Hurricane expert surveys a season of storms

By the time the remnants of Hurricane Jeanne finally left Pennsylvania in late September, the storm had dumped more than ten inches of rain in some areas, sent several rivers spilling over their banks, snarled traffic and left homes across the area flooded.

She wasn’t alone. The storm was just the latest in a powerful series of hurricanes, including Ivan, that have battered the Caribbean and Eastern United States since hurricane season began in June.

But though he admits that 2004 has been busy, both in the frequency and strength of storms, Frederick Scatena says this onslaught of summer storms is really not much of an anomaly. "It’s not that unusual," says Scatena, who is chairman of Penn’s Department of Earth and Environmental Science. "There have been worse years." Also, he says, it was not entirely unexpected.

In fact, most experts, including the National Hurricane Center, had predicted just this kind of barrage way back in May. The Atlantic, it turns out, is in the midst of an extended "peak period" of hurricane activity, and the active hurricane season of 2004 is merely an extension of it, says Scatena, who has focused much of his research on the effects of hurricanes on the Caribbean.

Scatena says that since the mid-1990s the Atlantic has been churning out higher-than-normal numbers of storms, and 2004 merely continued the trend. The Atlantic also saw similar high levels of hurricane activity for extended periods in the 1930s, the late 19th century and the mid-18th century.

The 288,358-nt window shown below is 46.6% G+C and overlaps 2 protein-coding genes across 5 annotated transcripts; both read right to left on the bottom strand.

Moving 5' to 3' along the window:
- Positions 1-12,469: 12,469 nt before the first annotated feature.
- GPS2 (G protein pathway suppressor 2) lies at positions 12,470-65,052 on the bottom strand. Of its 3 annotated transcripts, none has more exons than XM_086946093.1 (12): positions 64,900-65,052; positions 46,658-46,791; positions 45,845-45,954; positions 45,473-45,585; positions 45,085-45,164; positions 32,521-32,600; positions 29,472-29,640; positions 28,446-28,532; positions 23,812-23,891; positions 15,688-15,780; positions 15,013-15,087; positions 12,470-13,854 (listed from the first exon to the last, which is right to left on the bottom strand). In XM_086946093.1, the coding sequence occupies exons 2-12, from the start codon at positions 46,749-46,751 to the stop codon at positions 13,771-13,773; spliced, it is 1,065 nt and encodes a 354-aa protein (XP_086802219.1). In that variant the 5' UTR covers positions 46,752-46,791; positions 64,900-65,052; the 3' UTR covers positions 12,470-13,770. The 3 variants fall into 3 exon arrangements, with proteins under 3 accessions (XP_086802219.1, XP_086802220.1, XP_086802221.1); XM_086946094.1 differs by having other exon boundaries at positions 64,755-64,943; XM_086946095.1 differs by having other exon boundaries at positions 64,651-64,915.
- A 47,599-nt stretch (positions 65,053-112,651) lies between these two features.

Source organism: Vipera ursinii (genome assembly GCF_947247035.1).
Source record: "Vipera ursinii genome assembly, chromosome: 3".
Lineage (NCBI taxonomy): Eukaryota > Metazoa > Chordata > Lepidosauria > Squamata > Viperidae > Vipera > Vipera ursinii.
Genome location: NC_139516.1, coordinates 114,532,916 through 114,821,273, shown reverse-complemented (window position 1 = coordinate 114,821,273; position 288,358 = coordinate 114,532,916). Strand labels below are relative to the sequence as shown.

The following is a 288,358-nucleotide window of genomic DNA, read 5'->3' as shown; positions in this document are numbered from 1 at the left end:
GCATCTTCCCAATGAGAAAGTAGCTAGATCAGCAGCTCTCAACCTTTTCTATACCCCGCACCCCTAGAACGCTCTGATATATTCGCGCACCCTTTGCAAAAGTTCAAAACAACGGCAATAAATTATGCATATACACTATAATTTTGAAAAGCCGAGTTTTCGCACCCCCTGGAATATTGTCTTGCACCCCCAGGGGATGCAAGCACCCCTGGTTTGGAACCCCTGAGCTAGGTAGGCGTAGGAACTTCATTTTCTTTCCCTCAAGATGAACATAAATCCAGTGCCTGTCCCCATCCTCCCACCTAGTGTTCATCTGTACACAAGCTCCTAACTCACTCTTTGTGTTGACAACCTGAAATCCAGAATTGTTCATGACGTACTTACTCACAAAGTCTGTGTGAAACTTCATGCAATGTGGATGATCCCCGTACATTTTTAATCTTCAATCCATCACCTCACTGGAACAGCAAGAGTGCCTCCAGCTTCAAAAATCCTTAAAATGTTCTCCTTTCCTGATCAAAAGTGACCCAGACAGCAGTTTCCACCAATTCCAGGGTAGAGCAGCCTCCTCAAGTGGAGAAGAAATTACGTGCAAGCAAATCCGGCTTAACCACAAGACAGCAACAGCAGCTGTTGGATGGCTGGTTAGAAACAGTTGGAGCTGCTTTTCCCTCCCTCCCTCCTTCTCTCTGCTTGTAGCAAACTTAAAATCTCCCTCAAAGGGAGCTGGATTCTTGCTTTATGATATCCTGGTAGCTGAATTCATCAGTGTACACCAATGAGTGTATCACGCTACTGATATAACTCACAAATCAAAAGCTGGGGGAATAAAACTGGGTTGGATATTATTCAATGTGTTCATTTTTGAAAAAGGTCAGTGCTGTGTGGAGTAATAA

But while the current trend mirrors other such periods, Scatena also says there’s at least some chance the recent string of hurricanes may speak of a larger weather pattern. "If you look out there right now, it’s very chaotic," he says. "There’s much more going on than I’ve seen in years."

If the current string of high activity were to continue, he says, scientists may begin to wonder if other factors were fueling the storms. Because of the severity of the recent storms, he says, some scientists have wondered if global warming—and, as a result, warmer ocean temperatures—may be fueling an uptick in storm activity.

"If we continued to have peak seasons like these," he says, "then we would start being in periods never seen before."

Originally published on October 7, 2004